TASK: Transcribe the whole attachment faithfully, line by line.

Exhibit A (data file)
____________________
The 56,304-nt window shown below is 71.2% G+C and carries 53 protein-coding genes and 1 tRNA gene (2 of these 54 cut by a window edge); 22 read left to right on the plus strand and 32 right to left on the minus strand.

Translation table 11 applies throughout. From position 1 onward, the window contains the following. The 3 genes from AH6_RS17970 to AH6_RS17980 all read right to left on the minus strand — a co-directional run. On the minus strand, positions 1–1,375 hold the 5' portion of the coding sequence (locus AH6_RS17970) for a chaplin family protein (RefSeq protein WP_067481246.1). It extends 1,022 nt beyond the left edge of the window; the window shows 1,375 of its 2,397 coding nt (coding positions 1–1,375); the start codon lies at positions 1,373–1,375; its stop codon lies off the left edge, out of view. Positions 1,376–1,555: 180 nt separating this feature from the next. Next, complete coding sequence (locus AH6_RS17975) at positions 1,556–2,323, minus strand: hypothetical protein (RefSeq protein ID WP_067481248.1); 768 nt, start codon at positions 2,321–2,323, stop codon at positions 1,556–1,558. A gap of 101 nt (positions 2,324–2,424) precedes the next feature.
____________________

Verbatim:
The 56,304-nt window shown below is 71.2% G+C and carries 53 protein-coding genes and 1 tRNA gene (2 of these 54 cut by a window edge); 22 read left to right on the plus strand and 32 right to left on the minus strand.

Translation table 11 applies throughout. From position 1 onward, the window contains the following. The 3 genes from AH6_RS17970 to AH6_RS17980 all read right to left on the minus strand — a co-directional run. On the minus strand, positions 1–1,375 hold the 5' portion of the coding sequence (locus AH6_RS17970) for a chaplin family protein (RefSeq protein WP_067481246.1). It extends 1,022 nt beyond the left edge of the window; the window shows 1,375 of its 2,397 coding nt (coding positions 1–1,375); the start codon lies at positions 1,373–1,375; its stop codon lies off the left edge, out of view. Positions 1,376–1,555: 180 nt separating this feature from the next. Next, complete coding sequence (locus AH6_RS17975) at positions 1,556–2,323, minus strand: hypothetical protein (RefSeq protein ID WP_067481248.1); 768 nt, start codon at positions 2,321–2,323, stop codon at positions 1,556–1,558. A gap of 101 nt (positions 2,324–2,424) precedes the next feature.